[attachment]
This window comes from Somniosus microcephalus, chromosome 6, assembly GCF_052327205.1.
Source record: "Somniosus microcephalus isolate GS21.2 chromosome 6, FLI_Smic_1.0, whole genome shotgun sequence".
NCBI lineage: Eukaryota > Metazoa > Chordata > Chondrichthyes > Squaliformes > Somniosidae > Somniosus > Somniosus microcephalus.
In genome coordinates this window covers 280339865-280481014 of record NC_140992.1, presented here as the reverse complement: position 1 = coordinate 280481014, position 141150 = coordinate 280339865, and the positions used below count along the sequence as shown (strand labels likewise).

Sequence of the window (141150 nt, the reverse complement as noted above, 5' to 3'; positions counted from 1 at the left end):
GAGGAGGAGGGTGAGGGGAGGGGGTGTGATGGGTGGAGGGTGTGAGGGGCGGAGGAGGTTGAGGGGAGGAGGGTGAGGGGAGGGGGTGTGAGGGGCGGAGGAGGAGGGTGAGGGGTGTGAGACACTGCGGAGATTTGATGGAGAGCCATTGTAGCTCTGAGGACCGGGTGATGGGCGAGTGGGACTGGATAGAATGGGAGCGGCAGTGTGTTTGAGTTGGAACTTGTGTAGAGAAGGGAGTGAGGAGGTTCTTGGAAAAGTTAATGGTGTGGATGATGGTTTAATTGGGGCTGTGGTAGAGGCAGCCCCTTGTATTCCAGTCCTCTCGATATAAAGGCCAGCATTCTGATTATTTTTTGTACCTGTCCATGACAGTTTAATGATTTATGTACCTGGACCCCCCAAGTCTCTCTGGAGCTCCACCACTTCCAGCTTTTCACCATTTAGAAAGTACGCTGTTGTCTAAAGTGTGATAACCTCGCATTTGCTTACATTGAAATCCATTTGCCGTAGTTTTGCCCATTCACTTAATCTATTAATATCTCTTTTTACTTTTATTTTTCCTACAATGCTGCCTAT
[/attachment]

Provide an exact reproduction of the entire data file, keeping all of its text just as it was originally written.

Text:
This window comes from Somniosus microcephalus, chromosome 6, assembly GCF_052327205.1.
Source record: "Somniosus microcephalus isolate GS21.2 chromosome 6, FLI_Smic_1.0, whole genome shotgun sequence".
NCBI lineage: Eukaryota > Metazoa > Chordata > Chondrichthyes > Squaliformes > Somniosidae > Somniosus > Somniosus microcephalus.
In genome coordinates this window covers 280339865-280481014 of record NC_140992.1, presented here as the reverse complement: position 1 = coordinate 280481014, position 141150 = coordinate 280339865, and the positions used below count along the sequence as shown (strand labels likewise).

Sequence of the window (141150 nt, the reverse complement as noted above, 5' to 3'; positions counted from 1 at the left end):
GAGGAGGAGGGTGAGGGGAGGGGGTGTGATGGGTGGAGGGTGTGAGGGGCGGAGGAGGTTGAGGGGAGGAGGGTGAGGGGAGGGGGTGTGAGGGGCGGAGGAGGAGGGTGAGGGGTGTGAGACACTGCGGAGATTTGATGGAGAGCCATTGTAGCTCTGAGGACCGGGTGATGGGCGAGTGGGACTGGATAGAATGGGAGCGGCAGTGTGTTTGAGTTGGAACTTGTGTAGAGAAGGGAGTGAGGAGGTTCTTGGAAAAGTTAATGGTGTGGATGATGGTTTAATTGGGGCTGTGGTAGAGGCAGCCCCTTGTATTCCAGTCCTCTCGATATAAAGGCCAGCATTCTGATTATTTTTTGTACCTGTCCATGACAGTTTAATGATTTATGTACCTGGACCCCCCAAGTCTCTCTGGAGCTCCACCACTTCCAGCTTTTCACCATTTAGAAAGTACGCTGTTGTCTAAAGTGTGATAACCTCGCATTTGCTTACATTGAAATCCATTTGCCGTAGTTTTGCCCATTCACTTAATCTATTAATATCTCTTTTTACTTTTATTTTTCCTACAATGCTGCCTAT